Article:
For the last decade, persistent e-threats in the form of malicious code sneaking into firmware, EPROMs or BIOS chips were just a bad dream for antivirus companies. This dream has now become a cruel possibility with the introduction of Jonathan Brossardâ€™s proof-of-concept tool that can compromise the OS at boot by replacing the BIOS (Basic Input Output System).
Named Rakshasa (after a demon in Hindu mythology), the backdoor can go as deep as the computerâ€™s BIOS by replacing the motherboardâ€™s genuine BIOS with a combination of Coreboot and SeaBIOS, two open-source alternatives to specific vendor-supplied firmware.
The BIOS is not the only place it copies its code: Rakshasa interferes with the PCI firmware peripheral devices such as network cards or CD-ROMsÂ to achieve persistency and redundancy. It also writes an open source network boot firmware called iPXE to the computer’s network card. So even if someone restored the original BIOS, the rogue firmware on the network card or the CS-ROM can very well be used to access and restart the fake one.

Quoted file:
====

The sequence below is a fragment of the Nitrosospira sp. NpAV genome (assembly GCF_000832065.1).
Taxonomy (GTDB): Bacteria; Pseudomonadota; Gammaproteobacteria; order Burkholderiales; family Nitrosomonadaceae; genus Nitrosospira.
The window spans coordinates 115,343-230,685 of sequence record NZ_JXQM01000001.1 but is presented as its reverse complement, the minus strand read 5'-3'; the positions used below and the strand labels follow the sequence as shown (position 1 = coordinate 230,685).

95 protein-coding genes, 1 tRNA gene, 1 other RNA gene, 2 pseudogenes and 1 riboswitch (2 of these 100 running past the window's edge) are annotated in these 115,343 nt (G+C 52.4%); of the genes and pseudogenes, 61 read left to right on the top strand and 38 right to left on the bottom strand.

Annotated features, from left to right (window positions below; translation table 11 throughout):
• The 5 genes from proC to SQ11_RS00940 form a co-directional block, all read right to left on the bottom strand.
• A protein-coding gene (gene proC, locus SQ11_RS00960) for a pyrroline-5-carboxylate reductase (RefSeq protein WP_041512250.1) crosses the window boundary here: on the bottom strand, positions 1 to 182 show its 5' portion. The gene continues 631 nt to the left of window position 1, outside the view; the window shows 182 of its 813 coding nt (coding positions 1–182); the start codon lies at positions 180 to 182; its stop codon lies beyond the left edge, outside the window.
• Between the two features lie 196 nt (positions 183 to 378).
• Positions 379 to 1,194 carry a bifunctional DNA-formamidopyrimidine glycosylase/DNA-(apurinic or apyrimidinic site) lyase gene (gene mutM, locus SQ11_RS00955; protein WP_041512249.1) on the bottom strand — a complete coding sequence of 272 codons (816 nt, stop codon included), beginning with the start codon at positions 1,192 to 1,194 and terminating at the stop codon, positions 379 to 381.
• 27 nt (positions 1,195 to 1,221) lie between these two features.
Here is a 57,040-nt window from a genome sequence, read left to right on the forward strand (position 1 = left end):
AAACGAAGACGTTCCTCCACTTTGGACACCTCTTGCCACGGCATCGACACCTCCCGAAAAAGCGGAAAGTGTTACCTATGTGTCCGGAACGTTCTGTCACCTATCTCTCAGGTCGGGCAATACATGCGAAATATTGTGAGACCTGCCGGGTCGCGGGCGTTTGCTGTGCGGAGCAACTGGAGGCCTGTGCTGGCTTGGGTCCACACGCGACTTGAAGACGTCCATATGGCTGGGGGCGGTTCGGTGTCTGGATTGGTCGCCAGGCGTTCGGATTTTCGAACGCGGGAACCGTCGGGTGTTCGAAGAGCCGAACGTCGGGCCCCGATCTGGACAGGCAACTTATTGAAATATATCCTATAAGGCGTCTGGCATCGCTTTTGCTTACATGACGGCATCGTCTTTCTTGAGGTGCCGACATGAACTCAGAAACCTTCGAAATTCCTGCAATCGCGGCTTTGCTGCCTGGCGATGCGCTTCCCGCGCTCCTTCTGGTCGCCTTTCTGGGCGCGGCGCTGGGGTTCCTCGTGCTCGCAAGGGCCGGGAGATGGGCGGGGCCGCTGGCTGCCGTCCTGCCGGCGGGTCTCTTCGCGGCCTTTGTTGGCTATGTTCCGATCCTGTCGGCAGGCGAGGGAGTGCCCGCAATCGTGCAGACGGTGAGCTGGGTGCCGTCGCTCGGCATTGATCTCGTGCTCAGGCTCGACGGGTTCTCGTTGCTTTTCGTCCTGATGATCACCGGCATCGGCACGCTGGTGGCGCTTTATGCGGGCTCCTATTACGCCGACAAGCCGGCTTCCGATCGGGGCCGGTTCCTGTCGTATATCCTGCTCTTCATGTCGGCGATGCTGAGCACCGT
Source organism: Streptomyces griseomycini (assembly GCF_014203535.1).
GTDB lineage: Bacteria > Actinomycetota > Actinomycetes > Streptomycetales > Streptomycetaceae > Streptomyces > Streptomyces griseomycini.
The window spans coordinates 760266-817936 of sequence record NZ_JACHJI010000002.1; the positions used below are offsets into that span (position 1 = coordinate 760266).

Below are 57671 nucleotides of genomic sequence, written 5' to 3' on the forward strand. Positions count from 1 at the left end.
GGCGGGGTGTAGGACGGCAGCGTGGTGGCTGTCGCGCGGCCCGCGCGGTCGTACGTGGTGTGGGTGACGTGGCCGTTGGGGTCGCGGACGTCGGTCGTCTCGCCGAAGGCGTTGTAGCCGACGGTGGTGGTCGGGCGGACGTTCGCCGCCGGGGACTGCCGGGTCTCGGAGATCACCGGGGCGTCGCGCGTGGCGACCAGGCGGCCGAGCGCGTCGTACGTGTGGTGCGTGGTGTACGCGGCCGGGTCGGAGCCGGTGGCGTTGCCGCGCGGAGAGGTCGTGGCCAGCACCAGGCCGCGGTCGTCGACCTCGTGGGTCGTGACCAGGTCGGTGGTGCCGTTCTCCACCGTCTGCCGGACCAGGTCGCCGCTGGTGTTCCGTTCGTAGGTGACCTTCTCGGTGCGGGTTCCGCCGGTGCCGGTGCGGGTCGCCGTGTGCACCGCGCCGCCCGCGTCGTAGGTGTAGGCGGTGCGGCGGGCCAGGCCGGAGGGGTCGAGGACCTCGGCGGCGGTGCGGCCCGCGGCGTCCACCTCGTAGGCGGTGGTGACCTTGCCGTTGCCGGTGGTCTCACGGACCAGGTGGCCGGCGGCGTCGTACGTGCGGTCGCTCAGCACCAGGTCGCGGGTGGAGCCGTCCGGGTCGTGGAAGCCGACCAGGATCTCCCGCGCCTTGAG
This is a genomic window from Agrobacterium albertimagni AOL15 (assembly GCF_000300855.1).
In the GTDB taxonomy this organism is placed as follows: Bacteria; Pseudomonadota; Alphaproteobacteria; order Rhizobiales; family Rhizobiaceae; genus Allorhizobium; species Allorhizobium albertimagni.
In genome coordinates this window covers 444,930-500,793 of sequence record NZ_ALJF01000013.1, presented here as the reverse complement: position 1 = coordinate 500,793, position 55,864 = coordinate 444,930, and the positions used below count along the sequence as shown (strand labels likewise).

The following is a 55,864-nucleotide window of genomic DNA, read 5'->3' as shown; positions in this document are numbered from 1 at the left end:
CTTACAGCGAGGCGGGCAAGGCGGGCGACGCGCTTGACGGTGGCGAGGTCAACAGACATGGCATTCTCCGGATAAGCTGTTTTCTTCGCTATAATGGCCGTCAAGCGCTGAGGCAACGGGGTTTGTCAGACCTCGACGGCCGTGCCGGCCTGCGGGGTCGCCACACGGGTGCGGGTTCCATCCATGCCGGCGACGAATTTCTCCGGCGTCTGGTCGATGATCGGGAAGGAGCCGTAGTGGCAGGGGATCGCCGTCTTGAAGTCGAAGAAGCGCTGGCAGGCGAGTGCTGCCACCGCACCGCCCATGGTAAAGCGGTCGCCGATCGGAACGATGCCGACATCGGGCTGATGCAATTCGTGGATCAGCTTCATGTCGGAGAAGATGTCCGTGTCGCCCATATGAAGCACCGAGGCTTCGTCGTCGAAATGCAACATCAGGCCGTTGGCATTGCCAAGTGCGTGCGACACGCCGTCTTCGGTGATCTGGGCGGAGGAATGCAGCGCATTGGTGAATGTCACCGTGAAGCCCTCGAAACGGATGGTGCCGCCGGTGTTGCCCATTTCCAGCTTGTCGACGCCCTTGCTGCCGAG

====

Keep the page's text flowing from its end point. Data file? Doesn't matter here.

The matter is even worse as antivirus software usually canâ€™t scan those areas, nor can it disinfect the malicious code because of the read-only nature of the medium. Terminating the malware can be done only with the user manually reflashing every peripheral which requires dedicated equipment and professional know-how.
More than that, file forensics is nearly impossible, even if the attack is detected. “We never touch the file system,” Brossard said, quoted by PCWorld. â€œIf you send the hard drive to a company and ask them to analyze it for malware they won’t be able to find it,â€ he said.
Unfortunately, the attack can be carried out both locally (when the attacker has hands-on access to the machine), as well as remotely. Even though the proof-of-concept code has not been made public, the simple mentioning of the open-source toolset can be enough for tech-savvy cyber-criminals to replicate the attack. The full research paper is available online.